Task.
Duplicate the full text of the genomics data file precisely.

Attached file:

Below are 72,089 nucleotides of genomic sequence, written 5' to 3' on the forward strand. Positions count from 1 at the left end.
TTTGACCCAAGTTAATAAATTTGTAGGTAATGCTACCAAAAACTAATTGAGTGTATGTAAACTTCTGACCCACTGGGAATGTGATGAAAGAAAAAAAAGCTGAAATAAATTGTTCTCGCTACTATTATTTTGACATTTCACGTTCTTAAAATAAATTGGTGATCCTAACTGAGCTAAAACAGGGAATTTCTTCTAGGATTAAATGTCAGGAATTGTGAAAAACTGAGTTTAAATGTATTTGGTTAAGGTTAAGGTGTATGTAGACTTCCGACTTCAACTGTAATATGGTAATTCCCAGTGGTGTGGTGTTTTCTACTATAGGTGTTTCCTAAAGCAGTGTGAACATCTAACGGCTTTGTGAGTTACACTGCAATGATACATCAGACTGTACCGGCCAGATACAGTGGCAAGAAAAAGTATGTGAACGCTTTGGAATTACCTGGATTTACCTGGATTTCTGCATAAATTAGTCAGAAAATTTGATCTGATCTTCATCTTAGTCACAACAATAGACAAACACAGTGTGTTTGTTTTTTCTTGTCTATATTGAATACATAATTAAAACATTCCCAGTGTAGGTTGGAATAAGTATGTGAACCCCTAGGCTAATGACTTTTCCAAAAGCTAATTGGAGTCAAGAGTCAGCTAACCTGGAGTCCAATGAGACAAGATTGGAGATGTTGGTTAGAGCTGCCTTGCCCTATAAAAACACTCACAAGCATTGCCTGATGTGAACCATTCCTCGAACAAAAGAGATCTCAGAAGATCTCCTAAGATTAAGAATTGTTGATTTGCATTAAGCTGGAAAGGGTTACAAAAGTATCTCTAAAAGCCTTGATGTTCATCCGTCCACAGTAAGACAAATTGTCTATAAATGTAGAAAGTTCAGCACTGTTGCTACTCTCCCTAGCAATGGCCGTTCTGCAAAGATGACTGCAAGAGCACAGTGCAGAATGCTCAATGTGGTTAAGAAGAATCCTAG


Below are 72,089 nucleotides of genomic sequence, written 5' to 3' on the forward strand. Positions count from 1 at the left end.
TTTGACCCAAGTTAATAAATTTGTAGGTAATGCTACCAAAAACTAATTGAGTGTATGTAAACTTCTGACCCACTGGGAATGTGATGAAAGAAAAAAAAGCTGAAATAAATTGTTCTCGCTACTATTATTTTGACATTTCACGTTCTTAAAATAAATTGGTGATCCTAACTGAGCTAAAACAGGGAATTTCTTCTAGGATTAAATGTCAGGAATTGTGAAAAACTGAGTTTAAATGTATTTGGTTAAGGTTAAGGTGTATGTAGACTTCCGACTTCAACTGTAATATGGTAATTCCCAGTGGTGTGGTGTTTTCTACTATAGGTGTTTCCTAAAGCAGTGTGAACATCTAACGGCTTTGTGAGTTACACTGCAATGATACATCAGACTGTACCGGCCAGATACAGTGGCAAGAAAAAGTATGTGAACGCTTTGGAATTACCTGGATTTACCTGGATTTCTGCATAAATTAGTCAGAAAATTTGATCTGATCTTCATCTTAGTCACAACAATAGACAAACACAGTGTGTTTGTTTTTTCTTGTCTATATTGAATACATAATTAAAACATTCCCAGTGTAGGTTGGAATAAGTATGTGAACCCCTAGGCTAATGACTTTTCCAAAAGCTAATTGGAGTCAAGAGTCAGCTAACCTGGAGTCCAATGAGACAAGATTGGAGATGTTGGTTAGAGCTGCCTTGCCCTATAAAAACACTCACAAGCATTGCCTGATGTGAACCATTCCTCGAACAAAAGAGATCTCAGAAGATCTCCTAAGATTAAGAATTGTTGATTTGCATTAAGCTGGAAAGGGTTACAAAAGTATCTCTAAAAGCCTTGATGTTCATCCGTCCACAGTAAGACAAATTGTCTATAAATGTAGAAAGTTCAGCACTGTTGCTACTCTCCCTAGCAATGGCCGTTCTGCAAAGATGACTGCAAGAGCACAGTGCAGAATGCTCAATGTGGTTAAGAAGAATCCTAG